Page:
Holiday Cottage in Snowdonia

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About Ty Gwydyr and Dolgarrog...

Dolgarrog is a village in Snowdonia, North Wales. The village is bounded by the Afon (River) Ddu to the south, the Afon Porth-llwyd to the north, and the Conwy to the east.

Ty Gwydyr, our newly built holiday home in the Snowdonia National Park, faces west toward the woodlands of the Coed Dolgarrog National Nature Reserve on the lower slopes of Moel Eilio. The view from the bedroom over looks the beautiful Conwy Valley, and across to the hills of Cadair Ifan Goch.

Dolgarrog Myths and Legends :

It is claimed that the village was established around 1200AD. The name Dolgarrog was given after a flying dragon named Y Carrog. This mythical creature would fly down into the meadow of Dol-y-Carrog and prey on livestock. The local farmers lost so many sheep that they went with spears, bows and arrows to kill the dragon. A dream warned one of the farmers, Nico Ifan, not to pursue the dragon, as Y Carrog would result in his death. A poisoned sheep carcass was placed across the river in the heights above Eglwysbach. Y Carrog, unsuspicious, snatched the bait and was caught and pounded to death. Nico Ifan later approached the dragon to revel in its death. The farmer kicked the dragon piercing his leg on the Carrog's poisoned barbed wing, executing his death as warned in his dream.

The Cadair Ifan Goch viewpoint is situated just 1 mile east of Dolgarrog station and local legend has it that Cadair Ifan Goch (English: Chair of Red John) was once the seat of the mythical giant, Ifan Goch. Ifan Goch would sit on the rock and bathe his feet in the Conwy River below. The rocky hilltop offers superb views of the Conwy Valley and the eastern Carneddau mountains.

Walks and other activities :

Dolgarrog is located in the heart of the beautiful Conwy Valley and is situated within easy access of numerous picturesque walks, lakes and mountains. The nearby Drum and Tal y Fan peaks are 2,526 feet and 2,001 feet respectively and make suitable hills for inexperienced hill walkers to claim "I climbed my first mountain". The Afon Ddu, running slightly to the south of Dolgarrog (a half mile from the village) provides the venue for a Gorge Walk. The full gorge walk is conducted by specialist activity and adventure centres including the Tanrallt Mountain Centre and is a challenging day out, scrambling up waterfalls, jumping into plunge pools and wriggling through coves. (Tanrallt Centre, Tanrallt, Llanllyfni, Tel: 01286 881724).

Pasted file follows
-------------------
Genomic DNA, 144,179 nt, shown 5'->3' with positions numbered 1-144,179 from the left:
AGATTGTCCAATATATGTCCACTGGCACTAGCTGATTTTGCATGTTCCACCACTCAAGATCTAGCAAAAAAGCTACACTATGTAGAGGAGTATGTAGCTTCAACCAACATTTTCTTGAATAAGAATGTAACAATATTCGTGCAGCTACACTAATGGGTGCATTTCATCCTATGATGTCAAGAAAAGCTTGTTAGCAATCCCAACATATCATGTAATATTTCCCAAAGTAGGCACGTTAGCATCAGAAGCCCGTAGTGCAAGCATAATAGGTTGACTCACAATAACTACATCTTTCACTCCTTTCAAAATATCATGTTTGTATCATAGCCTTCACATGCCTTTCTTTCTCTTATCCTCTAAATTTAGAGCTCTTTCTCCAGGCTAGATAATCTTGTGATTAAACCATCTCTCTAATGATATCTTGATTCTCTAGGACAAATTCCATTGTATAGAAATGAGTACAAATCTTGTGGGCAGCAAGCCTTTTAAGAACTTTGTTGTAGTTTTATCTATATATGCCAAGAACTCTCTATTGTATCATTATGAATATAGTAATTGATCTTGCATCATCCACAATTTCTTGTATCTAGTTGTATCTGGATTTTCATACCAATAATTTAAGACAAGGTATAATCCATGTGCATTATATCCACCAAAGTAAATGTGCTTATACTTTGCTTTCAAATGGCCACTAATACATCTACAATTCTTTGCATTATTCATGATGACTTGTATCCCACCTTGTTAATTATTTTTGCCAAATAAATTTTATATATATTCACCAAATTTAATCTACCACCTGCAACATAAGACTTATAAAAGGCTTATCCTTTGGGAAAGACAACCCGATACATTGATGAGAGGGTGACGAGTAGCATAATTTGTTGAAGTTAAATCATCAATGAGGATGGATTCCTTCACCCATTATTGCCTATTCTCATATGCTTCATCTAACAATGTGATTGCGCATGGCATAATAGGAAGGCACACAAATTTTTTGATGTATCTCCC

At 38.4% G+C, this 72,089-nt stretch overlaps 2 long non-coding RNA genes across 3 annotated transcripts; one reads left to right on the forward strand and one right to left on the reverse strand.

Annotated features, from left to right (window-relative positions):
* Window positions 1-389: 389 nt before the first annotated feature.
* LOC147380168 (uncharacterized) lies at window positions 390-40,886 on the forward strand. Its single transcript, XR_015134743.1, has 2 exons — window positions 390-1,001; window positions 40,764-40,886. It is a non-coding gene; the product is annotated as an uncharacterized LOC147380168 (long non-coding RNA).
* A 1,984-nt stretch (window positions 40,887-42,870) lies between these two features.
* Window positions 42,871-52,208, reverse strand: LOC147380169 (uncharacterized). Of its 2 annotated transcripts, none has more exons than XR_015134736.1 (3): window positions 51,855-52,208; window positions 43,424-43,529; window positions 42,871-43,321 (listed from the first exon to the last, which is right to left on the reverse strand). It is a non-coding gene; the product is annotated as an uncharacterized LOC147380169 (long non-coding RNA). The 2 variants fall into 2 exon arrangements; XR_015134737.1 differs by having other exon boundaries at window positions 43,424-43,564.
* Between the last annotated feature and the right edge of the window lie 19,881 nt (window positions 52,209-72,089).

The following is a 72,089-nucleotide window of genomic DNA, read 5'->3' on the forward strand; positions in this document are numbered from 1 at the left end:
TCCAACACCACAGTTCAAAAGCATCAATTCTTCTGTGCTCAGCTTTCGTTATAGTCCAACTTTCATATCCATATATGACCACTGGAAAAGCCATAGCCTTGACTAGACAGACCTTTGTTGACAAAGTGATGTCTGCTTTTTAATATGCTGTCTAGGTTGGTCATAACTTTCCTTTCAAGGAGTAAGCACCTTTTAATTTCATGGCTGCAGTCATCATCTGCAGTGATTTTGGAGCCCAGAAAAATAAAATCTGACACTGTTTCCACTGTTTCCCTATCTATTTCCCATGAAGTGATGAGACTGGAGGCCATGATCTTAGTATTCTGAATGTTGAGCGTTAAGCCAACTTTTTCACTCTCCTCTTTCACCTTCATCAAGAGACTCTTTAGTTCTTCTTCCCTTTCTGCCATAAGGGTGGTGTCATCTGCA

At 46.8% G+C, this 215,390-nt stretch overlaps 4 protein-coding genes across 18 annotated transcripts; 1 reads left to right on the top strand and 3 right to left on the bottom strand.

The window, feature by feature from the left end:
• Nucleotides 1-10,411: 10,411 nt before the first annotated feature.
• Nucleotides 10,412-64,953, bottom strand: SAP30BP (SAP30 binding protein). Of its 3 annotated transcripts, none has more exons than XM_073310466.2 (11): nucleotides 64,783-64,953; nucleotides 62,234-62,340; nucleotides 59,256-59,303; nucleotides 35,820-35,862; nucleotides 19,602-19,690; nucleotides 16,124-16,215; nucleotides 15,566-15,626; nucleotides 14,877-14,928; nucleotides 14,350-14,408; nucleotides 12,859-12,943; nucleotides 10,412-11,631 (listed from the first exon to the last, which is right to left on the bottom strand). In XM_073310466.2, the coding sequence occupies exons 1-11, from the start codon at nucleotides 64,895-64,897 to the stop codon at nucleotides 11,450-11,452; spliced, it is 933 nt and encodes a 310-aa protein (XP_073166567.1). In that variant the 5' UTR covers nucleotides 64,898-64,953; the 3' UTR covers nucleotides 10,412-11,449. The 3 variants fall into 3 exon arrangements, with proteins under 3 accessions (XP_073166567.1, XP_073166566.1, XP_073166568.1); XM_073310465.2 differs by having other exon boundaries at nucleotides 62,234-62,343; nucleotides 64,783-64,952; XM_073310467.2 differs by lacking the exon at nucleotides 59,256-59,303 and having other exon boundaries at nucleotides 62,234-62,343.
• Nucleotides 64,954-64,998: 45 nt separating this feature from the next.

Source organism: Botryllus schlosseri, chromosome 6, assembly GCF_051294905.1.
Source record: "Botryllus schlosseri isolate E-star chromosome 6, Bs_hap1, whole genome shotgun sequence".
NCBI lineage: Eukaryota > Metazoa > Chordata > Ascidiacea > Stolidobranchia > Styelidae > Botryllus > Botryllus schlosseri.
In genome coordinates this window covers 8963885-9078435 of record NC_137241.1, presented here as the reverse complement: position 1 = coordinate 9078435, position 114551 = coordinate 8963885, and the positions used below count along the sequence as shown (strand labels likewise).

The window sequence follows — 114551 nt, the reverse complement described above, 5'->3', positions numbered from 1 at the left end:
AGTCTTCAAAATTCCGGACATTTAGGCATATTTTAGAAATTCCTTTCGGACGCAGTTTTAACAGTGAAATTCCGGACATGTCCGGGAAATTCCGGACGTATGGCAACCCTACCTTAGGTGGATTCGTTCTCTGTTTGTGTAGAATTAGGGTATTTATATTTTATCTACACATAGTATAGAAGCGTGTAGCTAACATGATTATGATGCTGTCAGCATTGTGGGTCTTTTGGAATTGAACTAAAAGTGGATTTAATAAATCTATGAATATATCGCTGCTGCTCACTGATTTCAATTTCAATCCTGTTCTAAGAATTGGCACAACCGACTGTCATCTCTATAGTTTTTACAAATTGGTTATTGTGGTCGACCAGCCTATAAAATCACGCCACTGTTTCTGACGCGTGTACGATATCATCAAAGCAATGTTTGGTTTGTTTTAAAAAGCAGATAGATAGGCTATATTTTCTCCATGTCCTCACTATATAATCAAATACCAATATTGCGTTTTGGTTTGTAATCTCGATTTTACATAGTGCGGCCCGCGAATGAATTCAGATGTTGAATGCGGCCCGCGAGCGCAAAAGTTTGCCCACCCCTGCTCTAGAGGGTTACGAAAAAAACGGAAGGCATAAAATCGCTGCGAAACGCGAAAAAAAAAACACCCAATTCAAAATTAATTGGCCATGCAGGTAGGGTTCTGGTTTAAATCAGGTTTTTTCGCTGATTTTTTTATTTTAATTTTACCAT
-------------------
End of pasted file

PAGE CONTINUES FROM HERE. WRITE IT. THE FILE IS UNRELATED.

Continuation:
2.5 miles south is the village of Trefriw, the Gwydyr Forest and the scenic lakes of Llyn Crafnant and Llyn Geirionydd. The Twin Lakes Walks offer some of the most picturesque views in Snowdonia.

The Gwydyr forest (from which Ty Gwydyr is named after) is situated in the heart of the breathtaking scenery of the Snowdonia national park and is the home of the Marin Mountain Bike Trail which covers a distance of 15miles. The Marin Trail, leaves from Gwydyr Uchaf and Sawbench car parks, a couple of miles north of Betws-y-Coed, and due west of Llanrwst. Alternatively you can explore the hundreds of km of fire road trails yourself. Whichever you choose, cascading waterfalls, crystal clear lakes, awe inspiring mountain vistas and forgotten river valleys deep in the Gwydyr forest provide a stunning scenic backdrop.

A bit of History :

The Dolgarrog Dam Disaster is etched deep into the memory of the people of North Wales and the Conwy Valley. In 1925 the failure of two dams released a huge volume of water that swamped the village killing 16 people. The disaster was started by the failure of the Eigiau Dam, a small dam which flooded the Coedty Dam. Huge boulders and other debris were strewn about the village and the boulders can still be seen at the northern end of the village.

Today it is a pleasant, albeit rather steep, walk alongside the banks of the Afon Porth-llwyd to the Eigiau Reservoir among the hills of the Carneddau mountain range.

Travel and Amenities :

Pubs and restaurants can be found on both the east and west banks of the River Conwy. The B5106 road runs through the village from Conwy through to Betws y Coed while the busier A470 road runs along the east bank of the Conwy from Betws y Coed through to Glan Conwy Corner and the A55 expressway.

The scenic Conwy Valley Railway offers a pleasant alternative to the car with the Dolgarrog Railway Station (an unstaffed halt and request stop) just a half mile from Ty Gwydyr. Leave the car at your holiday home and let the train take the strain. Take a trip to the seaside at Llandudno with its two glorious beaches and wide Victorian promenade. Visit the medieval walled town of Conwy with its World Heritage Site of Conwy Castle. Or head up the Conwy Valley to the hills of Snowdonia. Do a bit of train hopping and you can stop off at the pleasant inland resort of Betws y Coed with its pleasant riverside walks, mountain trails and an abundance of restaurants and bars. Or continue through to Dolwyddelan with its historic Church and Castle, once home to Llewelyn the Great, Prince of Wales. Travel to the end of the line and visit the "Slate capital of the world" the town of Blaenau Ffestiniog with its fascinating underground tours of the massive slate caverns.

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